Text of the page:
Long-haired and quietly spoken, China's most well known avant garde filmmaker stands in front of his new solo show at the Australian Centre for Moving Image and explains that politics has no place in art.
"It's impractical to expect a piece of artwork to carry too much social or historical responsibility," says Yang Fudong. "Artwork cannot solve something that a revolution can."
It is a curious statement for a man hailed for portraying the changes China has faced in recent times, especially Chinese youth. But Fudong's works, often black and white, highly stylised and without plot, are focused on individuals and landscapes.
"I come from an oil painting background and that's what I studied at university. During that time I was exposed to a lot of contemporary art so for me, working with different images is really just a matter of medium. I consider this a form of painting too," he says.
For fans of Fudong's aesthetic devotion, there will be something old and something new in the new exhibition, said to be the largest survey of his work yet.
"Initially ACMI invited me to do a solo show and then we started talking about what new element I could bring and to this exhibition that's how we conceived the idea for a totally new work, a commission" he says.
The full title of eight panel installation The Coloured Sky: New Women II is the second part of an earlier work dubbed New Women, despite the earlier work being in black and white.
"What I've tried to convey here is a feeling about childhood. So imagine holding a piece of plastic candy wrapper against the sun. You have all sort of colourful reflections and that's the kind of feeling I'm trying to represent here," he says.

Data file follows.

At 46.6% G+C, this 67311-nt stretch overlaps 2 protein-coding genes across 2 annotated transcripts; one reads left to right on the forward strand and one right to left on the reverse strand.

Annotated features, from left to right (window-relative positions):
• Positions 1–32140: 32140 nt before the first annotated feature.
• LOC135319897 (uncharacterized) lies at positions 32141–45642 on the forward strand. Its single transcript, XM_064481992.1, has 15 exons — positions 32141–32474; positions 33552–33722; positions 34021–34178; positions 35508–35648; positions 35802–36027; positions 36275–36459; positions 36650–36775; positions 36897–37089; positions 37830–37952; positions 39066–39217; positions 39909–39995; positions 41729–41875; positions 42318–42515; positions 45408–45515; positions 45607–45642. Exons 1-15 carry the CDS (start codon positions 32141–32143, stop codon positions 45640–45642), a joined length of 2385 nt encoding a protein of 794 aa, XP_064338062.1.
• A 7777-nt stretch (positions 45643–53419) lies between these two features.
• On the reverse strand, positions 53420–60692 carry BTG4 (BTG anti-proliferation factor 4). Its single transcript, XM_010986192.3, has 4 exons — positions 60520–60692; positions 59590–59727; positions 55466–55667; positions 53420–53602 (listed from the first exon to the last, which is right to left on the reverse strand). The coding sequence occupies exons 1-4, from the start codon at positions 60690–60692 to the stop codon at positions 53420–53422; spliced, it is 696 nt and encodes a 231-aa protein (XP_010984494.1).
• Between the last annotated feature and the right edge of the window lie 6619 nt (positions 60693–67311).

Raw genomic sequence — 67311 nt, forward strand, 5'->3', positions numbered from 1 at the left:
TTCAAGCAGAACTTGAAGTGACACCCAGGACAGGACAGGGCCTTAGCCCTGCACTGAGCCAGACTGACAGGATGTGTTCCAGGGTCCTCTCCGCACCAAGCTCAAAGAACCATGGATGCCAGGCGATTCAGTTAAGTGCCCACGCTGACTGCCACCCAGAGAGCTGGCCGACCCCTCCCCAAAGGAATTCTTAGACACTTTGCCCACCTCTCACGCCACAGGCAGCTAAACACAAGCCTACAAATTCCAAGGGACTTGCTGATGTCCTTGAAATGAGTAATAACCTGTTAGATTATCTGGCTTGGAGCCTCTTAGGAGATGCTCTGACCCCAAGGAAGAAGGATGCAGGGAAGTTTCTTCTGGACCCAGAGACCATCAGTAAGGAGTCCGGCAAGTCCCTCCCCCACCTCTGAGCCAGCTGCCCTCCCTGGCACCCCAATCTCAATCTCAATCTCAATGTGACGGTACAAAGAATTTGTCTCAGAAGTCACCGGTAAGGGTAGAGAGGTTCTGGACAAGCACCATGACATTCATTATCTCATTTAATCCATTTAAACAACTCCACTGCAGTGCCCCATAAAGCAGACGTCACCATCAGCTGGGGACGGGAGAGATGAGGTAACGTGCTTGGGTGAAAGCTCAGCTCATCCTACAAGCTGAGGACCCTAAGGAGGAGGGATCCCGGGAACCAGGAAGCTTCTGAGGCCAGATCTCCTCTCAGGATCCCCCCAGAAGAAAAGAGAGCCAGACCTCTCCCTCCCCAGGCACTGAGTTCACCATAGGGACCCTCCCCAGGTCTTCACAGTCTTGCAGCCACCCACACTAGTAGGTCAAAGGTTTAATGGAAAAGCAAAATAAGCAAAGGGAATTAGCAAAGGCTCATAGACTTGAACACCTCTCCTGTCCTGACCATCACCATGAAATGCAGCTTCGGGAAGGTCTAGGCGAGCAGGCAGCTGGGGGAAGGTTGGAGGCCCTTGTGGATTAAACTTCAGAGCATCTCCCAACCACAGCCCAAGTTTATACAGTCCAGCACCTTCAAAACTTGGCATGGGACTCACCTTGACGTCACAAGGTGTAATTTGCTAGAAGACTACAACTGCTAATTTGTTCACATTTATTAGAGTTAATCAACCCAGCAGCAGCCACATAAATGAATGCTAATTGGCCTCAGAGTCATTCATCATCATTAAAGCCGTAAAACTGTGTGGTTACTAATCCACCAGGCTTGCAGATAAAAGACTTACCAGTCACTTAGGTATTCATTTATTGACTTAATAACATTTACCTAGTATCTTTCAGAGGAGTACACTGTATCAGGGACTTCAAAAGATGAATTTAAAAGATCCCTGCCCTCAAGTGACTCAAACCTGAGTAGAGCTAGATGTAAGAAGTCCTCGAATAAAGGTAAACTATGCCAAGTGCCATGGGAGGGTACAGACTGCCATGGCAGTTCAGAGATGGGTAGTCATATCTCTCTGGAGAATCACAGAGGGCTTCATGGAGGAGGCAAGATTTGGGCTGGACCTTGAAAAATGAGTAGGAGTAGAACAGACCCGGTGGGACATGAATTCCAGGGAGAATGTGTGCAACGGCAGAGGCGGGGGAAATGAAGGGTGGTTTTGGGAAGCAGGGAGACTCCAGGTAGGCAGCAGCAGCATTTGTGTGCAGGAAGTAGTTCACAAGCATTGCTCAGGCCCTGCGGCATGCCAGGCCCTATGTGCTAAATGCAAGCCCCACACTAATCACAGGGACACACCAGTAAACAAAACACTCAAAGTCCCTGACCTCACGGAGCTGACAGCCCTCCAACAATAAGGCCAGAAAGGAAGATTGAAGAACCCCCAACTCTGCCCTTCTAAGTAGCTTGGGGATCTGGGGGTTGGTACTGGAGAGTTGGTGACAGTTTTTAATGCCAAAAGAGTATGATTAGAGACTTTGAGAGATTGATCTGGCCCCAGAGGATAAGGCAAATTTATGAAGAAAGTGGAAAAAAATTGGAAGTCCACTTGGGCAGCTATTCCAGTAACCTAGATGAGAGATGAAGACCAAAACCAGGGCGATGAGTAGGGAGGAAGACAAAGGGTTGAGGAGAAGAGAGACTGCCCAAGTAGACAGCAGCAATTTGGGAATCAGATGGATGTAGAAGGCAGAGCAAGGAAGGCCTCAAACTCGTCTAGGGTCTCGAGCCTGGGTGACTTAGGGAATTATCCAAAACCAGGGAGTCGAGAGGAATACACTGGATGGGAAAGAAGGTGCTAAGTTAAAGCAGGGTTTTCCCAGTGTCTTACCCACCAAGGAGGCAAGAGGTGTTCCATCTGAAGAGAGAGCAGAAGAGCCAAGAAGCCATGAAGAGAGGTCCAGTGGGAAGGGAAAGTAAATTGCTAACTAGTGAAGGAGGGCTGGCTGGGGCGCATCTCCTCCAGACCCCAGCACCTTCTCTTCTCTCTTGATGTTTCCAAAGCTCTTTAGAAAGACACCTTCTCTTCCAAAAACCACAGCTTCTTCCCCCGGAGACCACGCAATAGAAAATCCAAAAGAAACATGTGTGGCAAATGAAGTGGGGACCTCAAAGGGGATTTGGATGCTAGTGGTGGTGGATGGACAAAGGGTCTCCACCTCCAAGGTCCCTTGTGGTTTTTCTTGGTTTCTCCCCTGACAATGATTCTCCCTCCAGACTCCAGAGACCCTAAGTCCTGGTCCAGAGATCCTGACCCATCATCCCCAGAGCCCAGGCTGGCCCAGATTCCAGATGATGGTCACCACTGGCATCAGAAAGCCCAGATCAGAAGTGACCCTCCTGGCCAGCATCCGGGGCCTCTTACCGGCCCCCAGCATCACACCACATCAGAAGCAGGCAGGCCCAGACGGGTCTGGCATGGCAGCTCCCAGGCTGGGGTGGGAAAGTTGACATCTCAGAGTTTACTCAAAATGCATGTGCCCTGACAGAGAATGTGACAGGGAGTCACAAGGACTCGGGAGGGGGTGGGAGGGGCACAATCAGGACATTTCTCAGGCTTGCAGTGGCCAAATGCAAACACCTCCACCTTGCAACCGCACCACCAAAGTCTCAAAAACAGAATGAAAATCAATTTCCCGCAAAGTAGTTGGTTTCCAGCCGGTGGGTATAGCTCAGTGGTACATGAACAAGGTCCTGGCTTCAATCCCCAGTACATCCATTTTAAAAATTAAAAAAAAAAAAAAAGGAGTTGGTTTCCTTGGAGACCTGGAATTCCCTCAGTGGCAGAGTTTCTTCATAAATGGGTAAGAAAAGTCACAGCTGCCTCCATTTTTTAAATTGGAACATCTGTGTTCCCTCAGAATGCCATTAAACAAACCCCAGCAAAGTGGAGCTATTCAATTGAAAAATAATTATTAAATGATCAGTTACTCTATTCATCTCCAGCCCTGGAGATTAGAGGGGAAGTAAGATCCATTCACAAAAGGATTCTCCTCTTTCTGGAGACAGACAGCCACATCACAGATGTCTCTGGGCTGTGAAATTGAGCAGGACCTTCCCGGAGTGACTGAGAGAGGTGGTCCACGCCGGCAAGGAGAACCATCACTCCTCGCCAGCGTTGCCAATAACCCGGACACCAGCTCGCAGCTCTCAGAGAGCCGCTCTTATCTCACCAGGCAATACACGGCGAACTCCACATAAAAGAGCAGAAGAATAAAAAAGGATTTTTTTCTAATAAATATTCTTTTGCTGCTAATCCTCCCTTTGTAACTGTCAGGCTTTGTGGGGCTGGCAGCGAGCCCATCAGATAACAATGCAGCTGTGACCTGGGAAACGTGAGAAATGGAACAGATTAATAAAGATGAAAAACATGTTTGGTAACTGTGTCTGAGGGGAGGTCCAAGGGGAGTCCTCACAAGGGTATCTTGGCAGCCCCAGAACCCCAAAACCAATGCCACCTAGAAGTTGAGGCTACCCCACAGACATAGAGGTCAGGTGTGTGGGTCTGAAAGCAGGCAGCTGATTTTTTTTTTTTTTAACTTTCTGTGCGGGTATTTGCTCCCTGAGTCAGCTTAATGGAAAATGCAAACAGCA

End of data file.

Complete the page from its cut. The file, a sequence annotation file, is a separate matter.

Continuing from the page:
The works are melancholic and psychedelically filtered, featuring beautiful women in swimwear moving slowly, hypnotically.
"For me the perfect female image is about youth, it's something very beautiful and full of energy, it's something about longing you have, it's about the future and your dreams," says Fudong.
The interest in energy and newness is apparent for Fudong who says he feels that his own career is still moving in unexpected directions, hinting that 3D might be the next move.
"I think for all artists regardless of medium, it's all about how to create the best way of expressing the environment you are close to. At the moment I am thinking of doing something with more dimension, perhaps something in 3D," he says.
"As you get older the way you understand life and how you perceive society as a whole is something constantly undergoing changes. Maybe those changes have an impact on my creative practice."
Fudong, a native of Shanghai, has been shown in galleries in New York, Paris, Norway and London. The extent of his success does not seem to have phased the 43-year-old, who says his forging foreign connections will hopefully do more for other Chinese artists, especially in Australia.
"Here in Australia there are so many galleries and museums, possible platforms for Chinese artists to showcase their own work. In the future I hope to see more young, up and coming Chinse artists taking this up and I hope Australian audiences can experience a more diverse Chinese culture," he says.
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